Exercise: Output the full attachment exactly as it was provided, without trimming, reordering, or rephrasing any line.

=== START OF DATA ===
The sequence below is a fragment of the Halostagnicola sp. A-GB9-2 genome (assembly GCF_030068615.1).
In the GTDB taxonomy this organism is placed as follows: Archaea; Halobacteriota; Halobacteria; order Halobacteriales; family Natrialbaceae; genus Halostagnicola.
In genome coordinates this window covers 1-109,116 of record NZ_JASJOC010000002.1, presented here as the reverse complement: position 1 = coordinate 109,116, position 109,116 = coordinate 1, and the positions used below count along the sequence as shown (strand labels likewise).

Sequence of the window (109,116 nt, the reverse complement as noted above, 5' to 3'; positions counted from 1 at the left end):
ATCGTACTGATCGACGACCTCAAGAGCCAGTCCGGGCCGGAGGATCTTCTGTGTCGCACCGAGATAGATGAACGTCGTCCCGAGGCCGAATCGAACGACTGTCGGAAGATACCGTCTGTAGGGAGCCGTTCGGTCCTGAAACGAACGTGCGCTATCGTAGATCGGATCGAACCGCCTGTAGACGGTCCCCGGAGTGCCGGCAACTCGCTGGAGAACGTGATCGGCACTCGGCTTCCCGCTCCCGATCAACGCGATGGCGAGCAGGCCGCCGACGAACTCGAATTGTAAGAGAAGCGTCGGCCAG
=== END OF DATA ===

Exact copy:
The sequence below is a fragment of the Halostagnicola sp. A-GB9-2 genome (assembly GCF_030068615.1).
In the GTDB taxonomy this organism is placed as follows: Archaea; Halobacteriota; Halobacteria; order Halobacteriales; family Natrialbaceae; genus Halostagnicola.
In genome coordinates this window covers 1-109,116 of record NZ_JASJOC010000002.1, presented here as the reverse complement: position 1 = coordinate 109,116, position 109,116 = coordinate 1, and the positions used below count along the sequence as shown (strand labels likewise).

Sequence of the window (109,116 nt, the reverse complement as noted above, 5' to 3'; positions counted from 1 at the left end):
ATCGTACTGATCGACGACCTCAAGAGCCAGTCCGGGCCGGAGGATCTTCTGTGTCGCACCGAGATAGATGAACGTCGTCCCGAGGCCGAATCGAACGACTGTCGGAAGATACCGTCTGTAGGGAGCCGTTCGGTCCTGAAACGAACGTGCGCTATCGTAGATCGGATCGAACCGCCTGTAGACGGTCCCCGGAGTGCCGGCAACTCGCTGGAGAACGTGATCGGCACTCGGCTTCCCGCTCCCGATCAACGCGATGGCGAGCAGGCCGCCGACGAACTCGAATTGTAAGAGAAGCGTCGGCCAG